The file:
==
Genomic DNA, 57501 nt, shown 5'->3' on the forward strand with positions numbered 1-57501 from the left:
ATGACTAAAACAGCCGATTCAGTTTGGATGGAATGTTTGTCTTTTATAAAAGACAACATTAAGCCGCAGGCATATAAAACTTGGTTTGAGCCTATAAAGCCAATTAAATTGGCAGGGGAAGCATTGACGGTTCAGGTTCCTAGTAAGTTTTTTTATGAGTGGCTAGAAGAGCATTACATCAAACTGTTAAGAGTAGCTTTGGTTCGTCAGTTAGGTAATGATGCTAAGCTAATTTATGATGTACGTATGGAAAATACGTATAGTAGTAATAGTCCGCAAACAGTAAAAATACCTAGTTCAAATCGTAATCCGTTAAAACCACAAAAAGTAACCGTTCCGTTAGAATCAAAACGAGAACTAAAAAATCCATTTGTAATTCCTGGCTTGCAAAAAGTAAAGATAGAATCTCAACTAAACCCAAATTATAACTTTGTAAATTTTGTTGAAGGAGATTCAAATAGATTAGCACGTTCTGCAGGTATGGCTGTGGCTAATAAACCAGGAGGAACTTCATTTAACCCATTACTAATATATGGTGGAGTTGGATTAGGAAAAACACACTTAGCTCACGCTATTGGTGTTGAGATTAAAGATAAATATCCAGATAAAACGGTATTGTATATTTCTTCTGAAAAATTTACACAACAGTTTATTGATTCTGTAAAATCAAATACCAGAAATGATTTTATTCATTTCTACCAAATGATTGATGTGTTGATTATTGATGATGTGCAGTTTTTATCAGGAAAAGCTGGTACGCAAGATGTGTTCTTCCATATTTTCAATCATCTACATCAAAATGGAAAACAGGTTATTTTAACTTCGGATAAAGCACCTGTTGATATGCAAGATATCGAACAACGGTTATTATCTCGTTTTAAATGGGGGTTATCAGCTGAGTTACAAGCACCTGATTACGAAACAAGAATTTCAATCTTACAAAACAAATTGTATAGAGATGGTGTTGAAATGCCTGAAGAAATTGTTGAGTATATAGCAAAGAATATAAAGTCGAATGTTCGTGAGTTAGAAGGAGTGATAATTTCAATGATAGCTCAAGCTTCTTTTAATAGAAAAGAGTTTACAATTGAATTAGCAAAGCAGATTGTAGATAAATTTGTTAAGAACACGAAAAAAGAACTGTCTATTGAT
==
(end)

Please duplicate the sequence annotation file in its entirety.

Genomic DNA, 57501 nt, shown 5'->3' on the forward strand with positions numbered 1-57501 from the left:
ATGACTAAAACAGCCGATTCAGTTTGGATGGAATGTTTGTCTTTTATAAAAGACAACATTAAGCCGCAGGCATATAAAACTTGGTTTGAGCCTATAAAGCCAATTAAATTGGCAGGGGAAGCATTGACGGTTCAGGTTCCTAGTAAGTTTTTTTATGAGTGGCTAGAAGAGCATTACATCAAACTGTTAAGAGTAGCTTTGGTTCGTCAGTTAGGTAATGATGCTAAGCTAATTTATGATGTACGTATGGAAAATACGTATAGTAGTAATAGTCCGCAAACAGTAAAAATACCTAGTTCAAATCGTAATCCGTTAAAACCACAAAAAGTAACCGTTCCGTTAGAATCAAAACGAGAACTAAAAAATCCATTTGTAATTCCTGGCTTGCAAAAAGTAAAGATAGAATCTCAACTAAACCCAAATTATAACTTTGTAAATTTTGTTGAAGGAGATTCAAATAGATTAGCACGTTCTGCAGGTATGGCTGTGGCTAATAAACCAGGAGGAACTTCATTTAACCCATTACTAATATATGGTGGAGTTGGATTAGGAAAAACACACTTAGCTCACGCTATTGGTGTTGAGATTAAAGATAAATATCCAGATAAAACGGTATTGTATATTTCTTCTGAAAAATTTACACAACAGTTTATTGATTCTGTAAAATCAAATACCAGAAATGATTTTATTCATTTCTACCAAATGATTGATGTGTTGATTATTGATGATGTGCAGTTTTTATCAGGAAAAGCTGGTACGCAAGATGTGTTCTTCCATATTTTCAATCATCTACATCAAAATGGAAAACAGGTTATTTTAACTTCGGATAAAGCACCTGTTGATATGCAAGATATCGAACAACGGTTATTATCTCGTTTTAAATGGGGGTTATCAGCTGAGTTACAAGCACCTGATTACGAAACAAGAATTTCAATCTTACAAAACAAATTGTATAGAGATGGTGTTGAAATGCCTGAAGAAATTGTTGAGTATATAGCAAAGAATATAAAGTCGAATGTTCGTGAGTTAGAAGGAGTGATAATTTCAATGATAGCTCAAGCTTCTTTTAATAGAAAAGAGTTTACAATTGAATTAGCAAAGCAGATTGTAGATAAATTTGTTAAGAACACGAAAAAAGAACTGTCTATTGAT